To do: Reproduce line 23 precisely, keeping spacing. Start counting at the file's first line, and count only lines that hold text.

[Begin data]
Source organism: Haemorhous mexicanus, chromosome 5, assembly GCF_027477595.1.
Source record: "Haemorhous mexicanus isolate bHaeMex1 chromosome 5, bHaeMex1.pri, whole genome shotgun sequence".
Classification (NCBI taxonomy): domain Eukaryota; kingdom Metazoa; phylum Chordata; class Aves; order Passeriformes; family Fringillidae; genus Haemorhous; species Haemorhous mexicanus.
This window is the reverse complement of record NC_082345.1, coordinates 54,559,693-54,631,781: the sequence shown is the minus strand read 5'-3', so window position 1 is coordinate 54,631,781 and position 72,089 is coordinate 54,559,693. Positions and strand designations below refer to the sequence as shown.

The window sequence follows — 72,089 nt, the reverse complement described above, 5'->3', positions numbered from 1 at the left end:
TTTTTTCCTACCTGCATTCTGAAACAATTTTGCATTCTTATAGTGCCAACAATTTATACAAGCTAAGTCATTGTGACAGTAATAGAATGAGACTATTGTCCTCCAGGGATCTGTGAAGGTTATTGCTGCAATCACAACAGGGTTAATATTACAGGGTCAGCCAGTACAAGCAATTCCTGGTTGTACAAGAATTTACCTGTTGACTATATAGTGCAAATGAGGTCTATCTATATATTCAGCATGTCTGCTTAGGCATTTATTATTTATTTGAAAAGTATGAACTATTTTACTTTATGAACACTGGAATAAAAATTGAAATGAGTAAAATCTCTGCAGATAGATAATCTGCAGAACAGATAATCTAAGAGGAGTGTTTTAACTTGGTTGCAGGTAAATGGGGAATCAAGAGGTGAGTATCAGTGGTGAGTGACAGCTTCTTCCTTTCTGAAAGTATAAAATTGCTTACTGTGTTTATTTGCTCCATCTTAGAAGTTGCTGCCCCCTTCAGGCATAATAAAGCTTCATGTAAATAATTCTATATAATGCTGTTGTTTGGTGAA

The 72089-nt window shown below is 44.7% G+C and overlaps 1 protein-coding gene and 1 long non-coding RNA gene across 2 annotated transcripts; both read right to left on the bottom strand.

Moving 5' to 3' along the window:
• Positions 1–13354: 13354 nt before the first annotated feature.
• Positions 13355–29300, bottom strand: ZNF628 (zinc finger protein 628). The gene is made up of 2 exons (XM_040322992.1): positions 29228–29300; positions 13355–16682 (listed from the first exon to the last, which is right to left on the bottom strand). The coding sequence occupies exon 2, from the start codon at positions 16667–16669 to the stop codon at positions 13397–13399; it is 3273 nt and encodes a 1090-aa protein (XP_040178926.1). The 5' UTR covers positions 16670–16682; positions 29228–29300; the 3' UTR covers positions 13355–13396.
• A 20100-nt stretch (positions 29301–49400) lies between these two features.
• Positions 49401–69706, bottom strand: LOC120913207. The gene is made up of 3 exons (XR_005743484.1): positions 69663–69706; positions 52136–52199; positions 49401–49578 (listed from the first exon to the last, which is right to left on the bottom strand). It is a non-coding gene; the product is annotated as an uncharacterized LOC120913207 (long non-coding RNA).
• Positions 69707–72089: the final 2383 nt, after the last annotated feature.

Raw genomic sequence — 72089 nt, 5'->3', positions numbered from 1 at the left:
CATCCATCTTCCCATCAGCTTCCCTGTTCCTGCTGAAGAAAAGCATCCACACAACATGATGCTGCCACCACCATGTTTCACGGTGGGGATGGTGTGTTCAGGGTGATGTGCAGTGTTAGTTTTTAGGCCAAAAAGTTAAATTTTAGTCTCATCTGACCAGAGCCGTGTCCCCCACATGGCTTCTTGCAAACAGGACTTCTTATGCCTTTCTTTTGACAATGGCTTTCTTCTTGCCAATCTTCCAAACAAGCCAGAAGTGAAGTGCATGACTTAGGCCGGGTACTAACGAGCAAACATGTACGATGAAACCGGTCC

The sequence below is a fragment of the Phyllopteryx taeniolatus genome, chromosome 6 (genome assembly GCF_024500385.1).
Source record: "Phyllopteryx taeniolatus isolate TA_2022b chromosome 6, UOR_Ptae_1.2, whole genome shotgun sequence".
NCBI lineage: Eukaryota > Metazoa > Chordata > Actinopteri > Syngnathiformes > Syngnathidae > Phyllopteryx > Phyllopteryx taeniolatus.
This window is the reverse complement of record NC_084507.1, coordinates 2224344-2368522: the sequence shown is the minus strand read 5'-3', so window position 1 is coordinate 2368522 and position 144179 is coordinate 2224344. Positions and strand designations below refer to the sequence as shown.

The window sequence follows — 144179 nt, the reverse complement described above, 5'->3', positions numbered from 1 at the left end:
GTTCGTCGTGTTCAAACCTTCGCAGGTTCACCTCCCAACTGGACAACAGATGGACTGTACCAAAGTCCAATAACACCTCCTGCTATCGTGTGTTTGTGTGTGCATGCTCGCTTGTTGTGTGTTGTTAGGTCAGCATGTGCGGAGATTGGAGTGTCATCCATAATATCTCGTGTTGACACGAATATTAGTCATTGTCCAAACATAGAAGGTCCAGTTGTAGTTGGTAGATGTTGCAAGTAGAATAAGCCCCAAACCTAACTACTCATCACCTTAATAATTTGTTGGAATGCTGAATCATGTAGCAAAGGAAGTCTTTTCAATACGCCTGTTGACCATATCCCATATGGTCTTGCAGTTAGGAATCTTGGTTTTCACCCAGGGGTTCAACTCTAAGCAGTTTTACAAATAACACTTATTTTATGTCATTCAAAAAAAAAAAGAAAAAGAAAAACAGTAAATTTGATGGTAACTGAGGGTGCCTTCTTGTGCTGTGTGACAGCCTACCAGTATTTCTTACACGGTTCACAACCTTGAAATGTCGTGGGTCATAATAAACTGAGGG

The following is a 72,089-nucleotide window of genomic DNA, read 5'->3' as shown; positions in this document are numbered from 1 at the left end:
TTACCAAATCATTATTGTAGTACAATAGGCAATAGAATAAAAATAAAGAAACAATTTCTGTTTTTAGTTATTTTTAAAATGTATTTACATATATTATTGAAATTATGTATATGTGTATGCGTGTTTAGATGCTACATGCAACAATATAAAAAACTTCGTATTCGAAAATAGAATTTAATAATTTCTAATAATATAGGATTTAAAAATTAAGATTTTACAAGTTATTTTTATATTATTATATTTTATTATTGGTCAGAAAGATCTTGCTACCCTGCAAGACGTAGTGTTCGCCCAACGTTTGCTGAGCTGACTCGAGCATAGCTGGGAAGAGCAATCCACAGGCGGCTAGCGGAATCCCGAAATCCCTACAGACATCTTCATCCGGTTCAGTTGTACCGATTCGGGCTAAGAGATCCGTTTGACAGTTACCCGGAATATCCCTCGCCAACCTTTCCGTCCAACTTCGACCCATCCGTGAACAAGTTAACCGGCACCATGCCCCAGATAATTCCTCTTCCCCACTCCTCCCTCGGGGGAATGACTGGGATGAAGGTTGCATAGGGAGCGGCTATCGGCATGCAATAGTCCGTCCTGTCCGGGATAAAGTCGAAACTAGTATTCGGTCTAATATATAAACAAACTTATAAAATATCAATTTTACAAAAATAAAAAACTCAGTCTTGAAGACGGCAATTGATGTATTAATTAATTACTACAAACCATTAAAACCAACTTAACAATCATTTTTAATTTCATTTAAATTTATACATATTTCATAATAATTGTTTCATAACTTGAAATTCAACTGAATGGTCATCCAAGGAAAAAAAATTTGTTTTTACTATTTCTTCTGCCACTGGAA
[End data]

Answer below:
TTACCAAATCATTATTGTAGTACAATAGGCAATAGAATAAAAATAAAGAAACAATTTCTGTTTTTAGTTATTTTTAAAATGTATTTACATATATTATTGAAATTATGTATATGTGTATGCGTGTTTAGATGCTACATGCAACAATATAAAAAACTTCGTATTCGAAAATAGAATTTAATAATTTCTAATAATATAGGATTTAAAAATTAAGATTTTACAAGTTATTTTTATATTATTATATTTTATTATTGGTCAGAAAGATCTTGCTACCCTGCAAGACGTAGTGTTCGCCCAACGTTTGCTGAGCTGACTCGAGCATAGCTGGGAAGAGCAATCCACAGGCGGCTAGCGGAATCCCGAAATCCCTACAGACATCTTCATCCGGTTCAGTTGTACCGATTCGGGCTAAGAGATCCGTTTGACAGTTACCCGGAATATCCCTCGCCAACCTTTCCGTCCAACTTCGACCCATCCGTGAACAAGTTAACCGGCACCATGCCCCAGATAATTCCTCTTCCCCACTCCTCCCTCGGGGGAATGACTGGGATGAAGGTTGCATAGGGAGCGGCTATCGGCATGCAATAGTCCGTCCTGTCCGGGATAAAGTCGAAACTAGTATTCGGTCTAATATATAAACAAACTTATAAAATATCAATTTTACAAAAATAAAAAACTCAGTCTTGAAGACGGCAATTGATGTATTAATTAATTACTACAAACCATTAAAACCAACTTAACAATCATTTTTAATTTCATTTAAATTTATACATATTTCATAATAATTGTTTCATAACTTGAAATTCAACTGAATGGTCATCCAAGGAAAAAAAATTTGTTTTTACTATTTCTTCTGCCACTGGAA